Last week, the United States Navy landed an X-47B Unmanned Combat Air system, as they like to call them, on an aircraft carrier off the coast of Virginia. The X-47B is a prototype drone, roughly the size of fighter jet and the manoeuvre, landing on an aircraft carrier, is considered one of the most difficult that a pilot of a manned aircraft can undertake. The US Navy’s press release was glowing in its praise of this landing, quoting Navy UCAS Program Manager Capt. Jaime Engdahln as saying:
Today we witnessed the capstone moment for the Navy UCAS program as the team flawlessly performed integrated carrier operations aboard USS George H.W. Bush with the X-47B aircraft… Our precision landing performance, advanced autonomous flight controls and digital carrier air traffic control environment are a testament to the innovation and technical excellence of the Navy and Northrop Grumman team.
The US Navy has much to be pleased about. The development of this new drone capability means that no longer will the US be reliant on the need for air force bases in other countries. This will mean that the US can operate more freely, e.g. no longer subject to relevant local legislation, and have the potential to be far more mobile. The previously static airbase, reliant on the hospitality of allies, can now become a thing of the past – the aircraft carrier will allow drones to undertake more missions, closer to the “action” able to respond in a shorter timeframe. This capability marks a new era in the US use of drones, increasing the capacity of the Navy to use this technology; as indicated by their Unmanned Carrier-Launched Air Strike and Surveillance programme for which contracts were awarded to Boeing, Northrop Grumman, General Atomics Aeronautical systems and Lockheed Martin, in March 2013.
The US has shown it is keen to expand the geographical reach of its drone programme. For example, in February 2013, a new base was opened in Niger. However, this expansion was not without security concerns. The Guardian noted
US and Nigerien officials had worried that the drones might spur a popular backlash in Niger, where about 90 % of the population is Muslim. Extra security barriers were raised outside the US and French embassies as a precaution.
To date however, this fear has not been realised. US airbases can also prove tricky for host states, as shown when the news of a US drone base in Saudi Arabia, operated by the CIA, was revealed. It was significant that the US media had known about the presence of the base for two years but chose to respect an agreement with the Obama Administration not to report on its existence.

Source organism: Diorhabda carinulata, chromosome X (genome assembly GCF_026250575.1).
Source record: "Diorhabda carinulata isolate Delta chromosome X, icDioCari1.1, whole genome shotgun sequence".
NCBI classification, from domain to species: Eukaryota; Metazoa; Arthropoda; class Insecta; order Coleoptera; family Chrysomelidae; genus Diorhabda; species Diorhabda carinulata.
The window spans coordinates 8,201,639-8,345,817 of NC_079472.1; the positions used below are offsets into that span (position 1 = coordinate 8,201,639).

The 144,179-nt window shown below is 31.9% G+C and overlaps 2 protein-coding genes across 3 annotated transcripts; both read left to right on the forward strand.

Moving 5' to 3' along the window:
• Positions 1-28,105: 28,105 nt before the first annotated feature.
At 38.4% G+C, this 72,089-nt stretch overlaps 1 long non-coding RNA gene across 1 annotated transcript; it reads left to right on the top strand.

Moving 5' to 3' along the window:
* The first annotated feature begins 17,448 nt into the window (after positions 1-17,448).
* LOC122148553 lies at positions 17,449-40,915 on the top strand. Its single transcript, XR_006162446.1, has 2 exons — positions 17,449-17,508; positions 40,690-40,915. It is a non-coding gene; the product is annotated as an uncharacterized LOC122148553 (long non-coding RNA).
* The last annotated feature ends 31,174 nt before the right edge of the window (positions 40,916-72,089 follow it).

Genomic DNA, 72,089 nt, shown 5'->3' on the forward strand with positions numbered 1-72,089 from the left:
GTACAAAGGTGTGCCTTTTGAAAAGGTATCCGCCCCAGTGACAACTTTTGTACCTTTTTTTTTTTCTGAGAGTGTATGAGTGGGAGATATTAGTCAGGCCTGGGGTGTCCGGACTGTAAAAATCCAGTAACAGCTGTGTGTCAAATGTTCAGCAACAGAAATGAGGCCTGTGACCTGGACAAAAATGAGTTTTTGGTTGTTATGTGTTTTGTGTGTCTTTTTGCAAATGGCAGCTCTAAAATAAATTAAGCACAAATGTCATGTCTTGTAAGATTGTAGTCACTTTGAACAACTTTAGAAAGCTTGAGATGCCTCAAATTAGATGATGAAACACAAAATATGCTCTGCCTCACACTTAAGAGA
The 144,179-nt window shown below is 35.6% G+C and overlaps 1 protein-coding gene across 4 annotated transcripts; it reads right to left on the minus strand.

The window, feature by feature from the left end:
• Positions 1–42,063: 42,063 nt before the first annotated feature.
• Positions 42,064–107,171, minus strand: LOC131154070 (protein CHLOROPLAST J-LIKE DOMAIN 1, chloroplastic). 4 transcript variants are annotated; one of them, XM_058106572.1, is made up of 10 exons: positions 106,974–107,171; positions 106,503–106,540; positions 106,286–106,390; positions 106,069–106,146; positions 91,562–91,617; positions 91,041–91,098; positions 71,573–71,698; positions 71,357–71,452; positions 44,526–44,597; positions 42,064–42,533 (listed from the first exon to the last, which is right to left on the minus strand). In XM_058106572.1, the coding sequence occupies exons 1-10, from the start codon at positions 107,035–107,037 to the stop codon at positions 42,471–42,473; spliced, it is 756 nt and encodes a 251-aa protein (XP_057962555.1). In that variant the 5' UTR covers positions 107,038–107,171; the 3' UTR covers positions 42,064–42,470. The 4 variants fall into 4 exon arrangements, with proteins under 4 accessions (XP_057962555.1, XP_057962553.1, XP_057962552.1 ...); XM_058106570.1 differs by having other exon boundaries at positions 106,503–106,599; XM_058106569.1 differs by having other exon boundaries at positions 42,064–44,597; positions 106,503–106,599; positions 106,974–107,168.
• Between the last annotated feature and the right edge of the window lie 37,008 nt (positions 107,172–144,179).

The presence of United States personnel at RAF airbases in the UK is well-established. But this presence has not been without controversy. A number of allegations have been made that the US is carrying out drone operations from RAF Waddington in Lincolnshire. Attempts to apply Parliamentary scrutiny to this issue have been problematic. For example, John Hemming MP’s question as to reports that the US administration is operating drones from UK RAF bases and the range of RAF oversight of such operations, found that “The US does not operate remotely piloted aircraft systems from the UK”. In contrast, a question on whether “the cable linking RAF Croughton to Camp Lemonier is used to support US unmanned aerial vehicle operations”, received the response that “RAF Croughton is part of a worldwide US Defence communications network, and the base supports a variety of communications activity. The Ministry of Defence does not hold information on what support to US operations is provided by RAF Croughton.” The Government also stated, in response to a question in the House of Lords, that “The use of bases in the UK by the United States visiting force remains subject to long-established agreements and procedures which ensure that the UK Government are fully satisfied as to the propriety of any US activity undertaken.” But no information was provided on these agreements and procedures or on the process used to ensure compliance with them.
The development of this latest aspect of the US Navy’s Unmanned Carrier-Launched Air Strike and Surveillance programme enables the United States to bypass the reliance on the goodwill of allies and the political acceptability of the presence of US airbases on foreign soil. However, it also serves to remove another layer of transparency and accountability in the US’ drone programme. While the above may have illustrated how difficult it is to get clarity on the nature of US operations from UK airbases, under international and domestic law, such as the Visiting Forces Act, the UK Government is provided with some opportunity to ensure that the US is not carrying out illegal strikes from UK soil. If this is taken away and US drones being to operate from aircraft carriers, subject only to their own interpretation of international law, then the potential for then the damaging drone programme seems set to continue and expand.